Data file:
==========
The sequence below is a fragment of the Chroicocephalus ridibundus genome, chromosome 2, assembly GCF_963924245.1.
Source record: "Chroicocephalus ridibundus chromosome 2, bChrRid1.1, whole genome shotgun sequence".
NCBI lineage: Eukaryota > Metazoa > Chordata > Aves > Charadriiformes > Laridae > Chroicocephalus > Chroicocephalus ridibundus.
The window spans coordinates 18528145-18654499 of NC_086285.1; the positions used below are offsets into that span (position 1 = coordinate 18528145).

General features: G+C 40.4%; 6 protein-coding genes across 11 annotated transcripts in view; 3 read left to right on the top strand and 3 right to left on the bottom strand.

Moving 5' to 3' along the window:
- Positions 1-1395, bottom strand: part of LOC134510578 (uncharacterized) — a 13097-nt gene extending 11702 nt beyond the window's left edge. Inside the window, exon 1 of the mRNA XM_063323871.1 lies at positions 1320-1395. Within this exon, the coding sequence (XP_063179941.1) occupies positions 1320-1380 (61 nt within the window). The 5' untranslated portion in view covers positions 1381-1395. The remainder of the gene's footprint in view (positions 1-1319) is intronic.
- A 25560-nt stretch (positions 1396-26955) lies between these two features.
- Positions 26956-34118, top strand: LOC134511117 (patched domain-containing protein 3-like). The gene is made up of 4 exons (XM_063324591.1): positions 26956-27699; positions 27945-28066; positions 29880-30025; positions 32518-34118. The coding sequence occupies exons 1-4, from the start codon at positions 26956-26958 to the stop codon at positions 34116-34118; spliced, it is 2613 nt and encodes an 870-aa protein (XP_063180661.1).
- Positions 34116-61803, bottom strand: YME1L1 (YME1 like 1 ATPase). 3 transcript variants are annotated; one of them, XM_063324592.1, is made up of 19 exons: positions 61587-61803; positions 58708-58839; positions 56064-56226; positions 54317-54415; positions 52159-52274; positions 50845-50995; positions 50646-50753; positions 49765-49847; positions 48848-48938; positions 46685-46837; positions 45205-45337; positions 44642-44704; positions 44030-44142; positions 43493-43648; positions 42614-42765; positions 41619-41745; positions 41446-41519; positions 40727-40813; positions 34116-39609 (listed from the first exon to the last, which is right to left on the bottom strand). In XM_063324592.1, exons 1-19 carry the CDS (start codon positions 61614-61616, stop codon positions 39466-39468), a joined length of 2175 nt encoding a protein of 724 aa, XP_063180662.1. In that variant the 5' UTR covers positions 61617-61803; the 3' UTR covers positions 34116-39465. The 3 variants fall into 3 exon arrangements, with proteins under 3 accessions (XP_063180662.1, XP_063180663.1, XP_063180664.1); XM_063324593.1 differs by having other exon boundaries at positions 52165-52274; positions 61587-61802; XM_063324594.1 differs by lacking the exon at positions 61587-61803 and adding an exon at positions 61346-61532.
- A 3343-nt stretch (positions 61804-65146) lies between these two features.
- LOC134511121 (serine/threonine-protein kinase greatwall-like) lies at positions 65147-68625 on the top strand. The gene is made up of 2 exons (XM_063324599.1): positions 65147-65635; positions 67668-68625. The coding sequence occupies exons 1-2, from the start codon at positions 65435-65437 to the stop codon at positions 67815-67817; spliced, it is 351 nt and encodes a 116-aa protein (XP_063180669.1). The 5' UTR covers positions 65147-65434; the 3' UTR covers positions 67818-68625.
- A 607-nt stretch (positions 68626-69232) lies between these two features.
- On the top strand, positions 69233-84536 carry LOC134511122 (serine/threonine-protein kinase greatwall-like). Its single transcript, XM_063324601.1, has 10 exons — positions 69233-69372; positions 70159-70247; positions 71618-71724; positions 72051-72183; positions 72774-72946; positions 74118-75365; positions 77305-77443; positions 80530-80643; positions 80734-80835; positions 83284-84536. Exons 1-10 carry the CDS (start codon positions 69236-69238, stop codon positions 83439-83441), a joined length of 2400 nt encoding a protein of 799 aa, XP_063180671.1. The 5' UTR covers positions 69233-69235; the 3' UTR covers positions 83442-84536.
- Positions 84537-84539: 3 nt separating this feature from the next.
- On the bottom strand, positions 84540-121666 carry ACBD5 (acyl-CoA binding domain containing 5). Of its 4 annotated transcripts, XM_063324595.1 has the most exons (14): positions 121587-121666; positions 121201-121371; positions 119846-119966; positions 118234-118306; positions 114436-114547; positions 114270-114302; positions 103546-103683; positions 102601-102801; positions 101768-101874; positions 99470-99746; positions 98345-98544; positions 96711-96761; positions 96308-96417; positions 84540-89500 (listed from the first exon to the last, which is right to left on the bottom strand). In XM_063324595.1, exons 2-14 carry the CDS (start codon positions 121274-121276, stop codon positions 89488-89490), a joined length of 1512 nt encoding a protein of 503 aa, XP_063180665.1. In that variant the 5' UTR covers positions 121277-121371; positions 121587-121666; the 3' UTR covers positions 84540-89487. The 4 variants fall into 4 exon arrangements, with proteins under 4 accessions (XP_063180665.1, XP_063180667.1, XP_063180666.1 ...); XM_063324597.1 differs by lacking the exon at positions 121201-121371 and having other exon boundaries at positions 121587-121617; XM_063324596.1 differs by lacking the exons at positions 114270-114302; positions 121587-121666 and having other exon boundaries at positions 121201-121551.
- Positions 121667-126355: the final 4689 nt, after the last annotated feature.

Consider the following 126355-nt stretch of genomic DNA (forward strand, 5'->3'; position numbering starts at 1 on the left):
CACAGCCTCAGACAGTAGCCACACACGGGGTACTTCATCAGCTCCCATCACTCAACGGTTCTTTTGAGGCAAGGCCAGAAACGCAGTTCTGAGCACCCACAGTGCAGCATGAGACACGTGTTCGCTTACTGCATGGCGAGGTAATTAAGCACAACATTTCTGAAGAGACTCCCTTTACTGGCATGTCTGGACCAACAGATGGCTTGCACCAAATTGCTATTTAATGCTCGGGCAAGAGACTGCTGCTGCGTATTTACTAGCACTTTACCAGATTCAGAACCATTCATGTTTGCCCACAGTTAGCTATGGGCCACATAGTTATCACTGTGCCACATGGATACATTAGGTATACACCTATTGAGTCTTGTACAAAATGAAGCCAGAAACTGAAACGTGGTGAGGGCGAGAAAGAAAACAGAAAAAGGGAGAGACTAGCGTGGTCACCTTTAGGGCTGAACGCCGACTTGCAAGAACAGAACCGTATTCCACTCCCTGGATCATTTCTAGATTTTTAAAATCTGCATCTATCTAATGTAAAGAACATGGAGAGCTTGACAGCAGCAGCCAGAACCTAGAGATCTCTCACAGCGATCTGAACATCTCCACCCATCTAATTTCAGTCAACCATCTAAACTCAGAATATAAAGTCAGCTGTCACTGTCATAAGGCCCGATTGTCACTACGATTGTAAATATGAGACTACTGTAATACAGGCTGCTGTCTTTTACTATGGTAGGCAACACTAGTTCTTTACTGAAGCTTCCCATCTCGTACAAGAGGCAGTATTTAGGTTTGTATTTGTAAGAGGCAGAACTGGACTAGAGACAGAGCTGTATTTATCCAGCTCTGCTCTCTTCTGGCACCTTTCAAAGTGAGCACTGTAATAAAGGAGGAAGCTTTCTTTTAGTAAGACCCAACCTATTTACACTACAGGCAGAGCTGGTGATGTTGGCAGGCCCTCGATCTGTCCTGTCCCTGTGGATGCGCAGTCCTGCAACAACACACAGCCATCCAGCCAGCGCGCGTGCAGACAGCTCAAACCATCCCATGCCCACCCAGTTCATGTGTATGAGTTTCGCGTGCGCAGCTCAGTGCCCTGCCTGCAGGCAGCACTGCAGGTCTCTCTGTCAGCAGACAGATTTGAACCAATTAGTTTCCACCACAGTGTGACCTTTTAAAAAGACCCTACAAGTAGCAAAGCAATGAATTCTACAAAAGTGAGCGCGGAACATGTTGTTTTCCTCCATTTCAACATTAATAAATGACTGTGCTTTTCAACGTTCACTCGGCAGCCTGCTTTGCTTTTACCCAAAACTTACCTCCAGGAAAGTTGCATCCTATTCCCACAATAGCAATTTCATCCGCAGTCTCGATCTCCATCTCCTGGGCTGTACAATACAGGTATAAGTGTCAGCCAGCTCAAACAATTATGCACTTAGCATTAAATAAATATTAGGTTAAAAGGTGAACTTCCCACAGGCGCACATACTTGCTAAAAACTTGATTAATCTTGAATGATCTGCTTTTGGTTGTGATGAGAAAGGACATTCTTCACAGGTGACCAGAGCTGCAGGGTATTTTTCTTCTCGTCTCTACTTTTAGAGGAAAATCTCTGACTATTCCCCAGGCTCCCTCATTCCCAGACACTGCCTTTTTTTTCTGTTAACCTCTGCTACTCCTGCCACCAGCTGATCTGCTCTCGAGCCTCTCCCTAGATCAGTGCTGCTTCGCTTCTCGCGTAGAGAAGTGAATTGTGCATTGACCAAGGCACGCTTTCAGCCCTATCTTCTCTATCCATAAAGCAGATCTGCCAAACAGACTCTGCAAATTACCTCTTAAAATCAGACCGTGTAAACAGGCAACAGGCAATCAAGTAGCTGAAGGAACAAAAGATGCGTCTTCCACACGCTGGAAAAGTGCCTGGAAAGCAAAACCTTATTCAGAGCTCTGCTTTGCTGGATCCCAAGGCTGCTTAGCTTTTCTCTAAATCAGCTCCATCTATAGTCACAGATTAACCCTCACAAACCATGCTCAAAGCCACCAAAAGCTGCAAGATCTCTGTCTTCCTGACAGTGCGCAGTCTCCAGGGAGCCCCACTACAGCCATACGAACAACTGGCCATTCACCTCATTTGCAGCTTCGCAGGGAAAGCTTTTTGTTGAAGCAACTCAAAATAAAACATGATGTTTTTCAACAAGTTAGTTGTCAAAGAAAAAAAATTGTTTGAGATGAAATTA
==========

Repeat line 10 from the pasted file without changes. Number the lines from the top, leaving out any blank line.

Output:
- Positions 34116-61803, bottom strand: YME1L1 (YME1 like 1 ATPase). 3 transcript variants are annotated; one of them, XM_063324592.1, is made up of 19 exons: positions 61587-61803; positions 58708-58839; positions 56064-56226; positions 54317-54415; positions 52159-52274; positions 50845-50995; positions 50646-50753; positions 49765-49847; positions 48848-48938; positions 46685-46837; positions 45205-45337; positions 44642-44704; positions 44030-44142; positions 43493-43648; positions 42614-42765; positions 41619-41745; positions 41446-41519; positions 40727-40813; positions 34116-39609 (listed from the first exon to the last, which is right to left on the bottom strand). In XM_063324592.1, exons 1-19 carry the CDS (start codon positions 61614-61616, stop codon positions 39466-39468), a joined length of 2175 nt encoding a protein of 724 aa, XP_063180662.1. In that variant the 5' UTR covers positions 61617-61803; the 3' UTR covers positions 34116-39465. The 3 variants fall into 3 exon arrangements, with proteins under 3 accessions (XP_063180662.1, XP_063180663.1, XP_063180664.1); XM_063324593.1 differs by having other exon boundaries at positions 52165-52274; positions 61587-61802; XM_063324594.1 differs by lacking the exon at positions 61587-61803 and adding an exon at positions 61346-61532.